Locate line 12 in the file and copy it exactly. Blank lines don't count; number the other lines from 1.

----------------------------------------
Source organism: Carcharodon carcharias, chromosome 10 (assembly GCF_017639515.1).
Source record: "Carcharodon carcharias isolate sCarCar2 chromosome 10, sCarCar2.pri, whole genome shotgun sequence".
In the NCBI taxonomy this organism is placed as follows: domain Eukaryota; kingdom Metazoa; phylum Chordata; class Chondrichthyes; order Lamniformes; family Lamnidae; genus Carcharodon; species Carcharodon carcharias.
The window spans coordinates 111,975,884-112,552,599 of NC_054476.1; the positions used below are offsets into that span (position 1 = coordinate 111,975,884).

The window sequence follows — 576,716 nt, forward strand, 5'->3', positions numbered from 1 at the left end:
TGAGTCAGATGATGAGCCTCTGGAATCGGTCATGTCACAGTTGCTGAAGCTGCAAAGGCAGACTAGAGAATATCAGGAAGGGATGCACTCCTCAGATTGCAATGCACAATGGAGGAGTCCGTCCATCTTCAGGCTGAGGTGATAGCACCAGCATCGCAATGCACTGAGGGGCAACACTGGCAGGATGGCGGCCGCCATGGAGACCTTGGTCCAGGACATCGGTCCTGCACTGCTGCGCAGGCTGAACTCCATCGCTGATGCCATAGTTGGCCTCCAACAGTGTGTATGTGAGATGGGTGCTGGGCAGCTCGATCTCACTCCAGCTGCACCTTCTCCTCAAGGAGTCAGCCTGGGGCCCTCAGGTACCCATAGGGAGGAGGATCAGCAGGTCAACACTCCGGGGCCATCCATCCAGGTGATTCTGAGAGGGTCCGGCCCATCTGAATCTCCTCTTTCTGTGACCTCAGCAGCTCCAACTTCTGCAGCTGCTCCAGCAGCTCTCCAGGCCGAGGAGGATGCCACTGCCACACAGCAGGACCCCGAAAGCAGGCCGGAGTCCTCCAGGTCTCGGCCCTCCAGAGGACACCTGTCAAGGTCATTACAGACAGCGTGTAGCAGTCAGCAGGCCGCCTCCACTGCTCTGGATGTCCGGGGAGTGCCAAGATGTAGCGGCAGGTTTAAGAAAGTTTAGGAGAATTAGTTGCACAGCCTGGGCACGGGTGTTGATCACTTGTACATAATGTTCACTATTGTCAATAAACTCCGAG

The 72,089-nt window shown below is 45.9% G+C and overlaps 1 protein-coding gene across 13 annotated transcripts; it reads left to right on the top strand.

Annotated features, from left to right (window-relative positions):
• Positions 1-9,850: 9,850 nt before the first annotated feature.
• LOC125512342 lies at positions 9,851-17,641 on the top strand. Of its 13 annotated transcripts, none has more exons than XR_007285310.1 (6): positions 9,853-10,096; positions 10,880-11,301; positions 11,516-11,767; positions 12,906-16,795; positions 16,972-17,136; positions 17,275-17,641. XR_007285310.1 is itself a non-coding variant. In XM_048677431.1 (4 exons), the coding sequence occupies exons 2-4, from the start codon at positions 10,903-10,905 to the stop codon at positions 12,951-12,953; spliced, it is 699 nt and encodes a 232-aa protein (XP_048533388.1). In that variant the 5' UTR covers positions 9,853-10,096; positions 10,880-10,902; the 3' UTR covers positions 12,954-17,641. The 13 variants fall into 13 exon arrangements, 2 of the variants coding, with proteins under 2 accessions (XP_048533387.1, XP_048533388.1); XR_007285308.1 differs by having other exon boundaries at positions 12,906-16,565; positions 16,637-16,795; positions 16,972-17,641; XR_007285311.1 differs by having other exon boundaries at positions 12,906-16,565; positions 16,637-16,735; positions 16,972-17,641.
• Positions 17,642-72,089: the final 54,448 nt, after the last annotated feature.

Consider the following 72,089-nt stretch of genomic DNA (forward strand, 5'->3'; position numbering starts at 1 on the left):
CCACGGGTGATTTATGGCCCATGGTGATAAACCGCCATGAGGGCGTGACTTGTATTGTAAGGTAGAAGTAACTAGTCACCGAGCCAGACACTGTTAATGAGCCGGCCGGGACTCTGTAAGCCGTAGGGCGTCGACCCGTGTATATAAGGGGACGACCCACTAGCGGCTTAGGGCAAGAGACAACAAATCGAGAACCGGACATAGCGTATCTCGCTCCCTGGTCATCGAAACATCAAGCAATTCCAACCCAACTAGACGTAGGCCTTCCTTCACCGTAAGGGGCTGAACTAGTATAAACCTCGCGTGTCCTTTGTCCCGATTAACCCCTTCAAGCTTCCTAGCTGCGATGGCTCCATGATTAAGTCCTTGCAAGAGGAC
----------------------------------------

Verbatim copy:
Consider the following 72,089-nt stretch of genomic DNA (forward strand, 5'->3'; position numbering starts at 1 on the left):